How Plan Sponsors Can Educate Participants on Avoiding Early Withdrawals

How Plan Sponsors Can Educate Participants on Avoiding Early Withdrawals

December 08, 2022

As a retirement plan sponsor, one of your main objectives is to maintain employee participation and avoid retirement plan leakage. Not only does this benefit the employees, to whom you owe a fiduciary duty, but it also benefits the operating costs of the plan. After all, the larger your retirement plan, the larger your negotiating power when it comes to working with recordkeepers and investment providers.

Retirement leakage can be a tough issue to navigate since many employees don’t fully understand the ramifications of early withdrawals. According to the Congressional Joint Committee on Taxation, roughly 22% of net contributions into workplace retirement plans are withdrawn early as either a hardship withdrawal, loan, or cash-out. (1) These withdrawals result in billions of dollars lost to taxes and penalties and a decrease in employee wealth at retirement. (2)

So, how can plan sponsors tackle retirement plan leakage? It starts with employee education.

Explain the Taxes & Penalties Associated With Early Withdrawals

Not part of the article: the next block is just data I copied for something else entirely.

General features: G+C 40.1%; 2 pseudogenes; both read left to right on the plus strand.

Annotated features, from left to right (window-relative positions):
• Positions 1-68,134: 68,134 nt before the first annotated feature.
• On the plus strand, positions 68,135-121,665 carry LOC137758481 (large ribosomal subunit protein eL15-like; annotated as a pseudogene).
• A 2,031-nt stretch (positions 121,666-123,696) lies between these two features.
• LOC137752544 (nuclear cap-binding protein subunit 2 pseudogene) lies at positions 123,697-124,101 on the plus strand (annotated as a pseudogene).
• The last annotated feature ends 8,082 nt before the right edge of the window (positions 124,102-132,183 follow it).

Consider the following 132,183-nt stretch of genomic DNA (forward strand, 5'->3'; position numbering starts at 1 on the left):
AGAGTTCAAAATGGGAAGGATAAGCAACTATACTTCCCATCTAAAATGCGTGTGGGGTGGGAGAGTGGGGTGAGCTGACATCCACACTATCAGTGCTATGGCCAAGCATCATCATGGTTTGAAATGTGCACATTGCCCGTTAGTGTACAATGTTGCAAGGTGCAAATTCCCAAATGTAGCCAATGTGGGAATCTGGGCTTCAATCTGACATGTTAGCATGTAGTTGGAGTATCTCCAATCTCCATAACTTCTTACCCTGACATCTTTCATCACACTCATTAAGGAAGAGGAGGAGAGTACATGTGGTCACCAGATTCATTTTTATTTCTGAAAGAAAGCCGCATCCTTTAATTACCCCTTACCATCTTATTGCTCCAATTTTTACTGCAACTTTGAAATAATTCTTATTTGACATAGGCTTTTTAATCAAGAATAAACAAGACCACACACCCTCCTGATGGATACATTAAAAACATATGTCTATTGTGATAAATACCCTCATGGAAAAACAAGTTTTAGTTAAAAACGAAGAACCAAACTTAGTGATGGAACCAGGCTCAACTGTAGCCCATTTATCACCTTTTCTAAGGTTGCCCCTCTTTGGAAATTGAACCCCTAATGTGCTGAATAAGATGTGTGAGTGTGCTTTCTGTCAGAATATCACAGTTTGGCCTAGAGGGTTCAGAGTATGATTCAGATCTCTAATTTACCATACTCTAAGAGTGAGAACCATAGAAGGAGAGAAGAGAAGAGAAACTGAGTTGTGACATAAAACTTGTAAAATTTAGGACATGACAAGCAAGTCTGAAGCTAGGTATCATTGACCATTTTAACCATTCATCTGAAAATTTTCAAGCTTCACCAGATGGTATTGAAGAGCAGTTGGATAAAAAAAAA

First and foremost, plan sponsors should take care to thoroughly explain the taxes and penalties associated with early withdrawals. While employees will be confronted with the tax and penalty withholdings when they initiate a withdrawal, it is often overlooked or too late to change their minds at that point. Instead, the drawbacks should be explained early in the retirement plan onboarding process and often thereafter.

Employees who are younger than 59½ will pay a minimum 30% in taxes for any withdrawal amount (mandatory 20% federal withholding + 10% early withdrawal penalty). (3) This amount could be even higher if they live in a state with state and local taxes to consider.

Not only do these taxes decrease the amount of money the employee has to spend, but they effectively start over with their retirement savings and lose out on years of compound growth.

Help Employees Create Emergency Savings Accounts

Though the early withdrawal penalty can be avoided by taking a loan or hardship withdrawal under certain circumstances, both of those options will still result in a reduction of the employee’s retirement savings and loss of compound growth.

One way to help employees make wise decisions when it comes to their retirement savings is to first understand why they are withdrawing funds in the first place. According to the Joint Committee, the most common reason for withdrawals is leaving a job and transferring the funds out of the old employer’s plan. (4) Beyond that, common reasons for leakage include:

  • Unemployment
  • Purchasing a home
  • Divorce or separation
  • Medical expenses
  • Tuition payments

Most, if not all, of these reasons can be alleviated with a solid emergency savings account.

In fact, research from the Defined Contribution Institutional Investment Association Retirement Research Center shows that those with emergency savings accounts are half as likely to dip into retirement savings. (5) As a plan sponsor, take the time to educate your participants on the importance of an emergency savings account and help them prioritize consistent savings.